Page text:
The subpoena is part of a sweeping series of requests by Democratic lawmakers for financial records from the president’s company and Trump himself. Trump has refused to cooperate, and the lawsuit filed last month in Washington shifted what is certain to be an intense battle into the federal courts. Trump sued on Monday to block Deutsche Bank and Capital One from complying with House subpoenas targeting his bank records. Read more from Chris Dolmetsch.

Also Happening on the Hill

Capitol Cyber Needs Would Get $11 Million Boost: Capitol officials in charge of fighting growing cybersecurity threats would receive an $11 million boost in funding for fiscal 2020 under a spending plan advanced yesterday by a House Appropriations subcommittee. The bill would provide for cyber efforts overseen by the House Office of the Chief Administrative Officer to be funded at $93.7 million next year, up from the $82.6 million that the CAO was given in fiscal 2019. The full Appropriations panel may take up the measure as soon as May 9.

The committee is likely to sign off on the increase; Chairwoman Nita Lowey (D-N.Y.) and ranking member Kay Granger (R-Texas) back the underlying measure that would provide $3.9 billion, or a $135 million increase, for the Capitol’s funding next year. Read more from Nancy Ognanovich.

Cybersecurity Workforce Effort: Sen. Gary Peters (D-Mich.) is working with House lawmakers to find a path forward for his bipartisan cybersecurity workforce bill passed by the Senate on Tuesday by unanimous consent, an aide to Peters said in an email. The bill (S. 406) would create a cybersecurity personnel rotation program for federal agencies to temporarily share cyber employees and expand their expertise. The legislation is also co-sponsored by Senate Homeland Security Chairman Ron Johnson (R-Wis.), Michaela Ross reports.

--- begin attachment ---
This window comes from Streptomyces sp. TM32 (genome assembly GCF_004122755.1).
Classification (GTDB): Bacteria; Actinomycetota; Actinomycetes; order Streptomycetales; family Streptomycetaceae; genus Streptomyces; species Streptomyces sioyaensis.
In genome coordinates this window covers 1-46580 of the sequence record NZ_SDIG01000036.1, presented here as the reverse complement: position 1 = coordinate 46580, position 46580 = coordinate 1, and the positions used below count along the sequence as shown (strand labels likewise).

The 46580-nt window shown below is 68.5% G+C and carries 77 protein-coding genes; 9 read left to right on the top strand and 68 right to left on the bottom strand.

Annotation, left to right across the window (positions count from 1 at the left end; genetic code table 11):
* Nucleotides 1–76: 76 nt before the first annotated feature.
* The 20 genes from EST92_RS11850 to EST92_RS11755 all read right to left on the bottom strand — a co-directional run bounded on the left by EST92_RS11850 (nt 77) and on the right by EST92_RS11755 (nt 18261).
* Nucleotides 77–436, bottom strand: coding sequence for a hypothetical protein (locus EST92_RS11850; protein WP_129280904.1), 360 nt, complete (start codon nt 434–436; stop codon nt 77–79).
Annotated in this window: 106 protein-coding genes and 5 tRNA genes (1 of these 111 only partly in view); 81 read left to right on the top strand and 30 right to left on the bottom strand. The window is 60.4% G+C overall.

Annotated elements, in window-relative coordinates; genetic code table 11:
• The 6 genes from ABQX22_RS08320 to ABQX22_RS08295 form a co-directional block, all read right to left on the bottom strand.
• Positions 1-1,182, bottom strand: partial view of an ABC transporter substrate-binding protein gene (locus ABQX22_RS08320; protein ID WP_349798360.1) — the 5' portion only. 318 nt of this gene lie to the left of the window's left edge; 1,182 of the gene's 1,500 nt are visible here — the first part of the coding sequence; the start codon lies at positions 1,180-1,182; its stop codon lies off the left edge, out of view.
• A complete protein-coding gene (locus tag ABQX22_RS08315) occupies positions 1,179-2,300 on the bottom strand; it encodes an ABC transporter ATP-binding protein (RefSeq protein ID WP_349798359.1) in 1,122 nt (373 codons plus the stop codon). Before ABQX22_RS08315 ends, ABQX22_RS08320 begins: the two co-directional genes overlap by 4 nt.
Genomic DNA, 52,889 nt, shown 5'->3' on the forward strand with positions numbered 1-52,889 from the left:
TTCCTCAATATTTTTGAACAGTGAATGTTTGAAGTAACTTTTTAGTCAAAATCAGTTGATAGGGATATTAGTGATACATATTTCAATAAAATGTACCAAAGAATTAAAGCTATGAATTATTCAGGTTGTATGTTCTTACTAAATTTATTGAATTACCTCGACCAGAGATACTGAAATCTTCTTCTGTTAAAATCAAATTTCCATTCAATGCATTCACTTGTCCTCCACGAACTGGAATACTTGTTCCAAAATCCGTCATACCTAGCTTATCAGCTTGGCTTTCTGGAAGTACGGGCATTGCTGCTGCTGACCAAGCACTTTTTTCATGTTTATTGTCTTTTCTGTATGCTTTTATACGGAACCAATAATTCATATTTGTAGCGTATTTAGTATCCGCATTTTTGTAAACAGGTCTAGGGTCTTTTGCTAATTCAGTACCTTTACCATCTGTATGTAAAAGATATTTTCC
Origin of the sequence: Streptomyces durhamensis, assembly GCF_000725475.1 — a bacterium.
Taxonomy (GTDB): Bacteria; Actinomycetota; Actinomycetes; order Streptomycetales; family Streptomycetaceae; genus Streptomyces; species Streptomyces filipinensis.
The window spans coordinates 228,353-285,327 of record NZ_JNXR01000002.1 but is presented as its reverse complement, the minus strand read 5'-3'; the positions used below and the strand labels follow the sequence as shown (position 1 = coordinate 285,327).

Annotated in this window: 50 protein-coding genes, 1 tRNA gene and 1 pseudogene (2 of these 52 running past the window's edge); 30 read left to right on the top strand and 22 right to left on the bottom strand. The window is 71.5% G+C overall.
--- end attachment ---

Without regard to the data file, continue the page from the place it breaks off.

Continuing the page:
Anti-Addiction Drug Prescriptions: Doctors who can prescribe painkillers should have the same power to prescribe anti-addiction medications, Rep. Paul Tonko (D-N.Y.) says. Tonko will introduce a bill today that would let any health-care provider who is licensed to prescribe controlled medications prescribe buprenorphine, an anti-addiction drug.

The drug has become central to the medication-assisted therapies now considered the most effective in treating addiction of opioids. It has been heavily regulated with caps on how many patients any single doctor can prescribe the buprenorphine, and unique training requirements. Making it easier for doctors to prescribe the drug could help reduce overdose deaths, Tonko said, by making sure anyone seeking treatment for addiction can get medication from most doctors. Read more from Alex Ruoff.

Trump Urged to Scrap Ship Waiver Plan for Gas: Trump pledged he wouldn’t waive requirements that American vessels be used to transport natural gas among U.S. ports, Republicans defending the mandates said after a White House meeting on the issue yesterday. The lawmakers from Alaska and the shipbuilding Gulf Coast states of Mississippi and Louisiana said Trump ruled out relaxing mandates under the Jones Act in order to facilitate shipments of liquefied natural gas to Massachusetts and Puerto Rico. Read more from Jennifer A. Dlouhy and Ari Natter.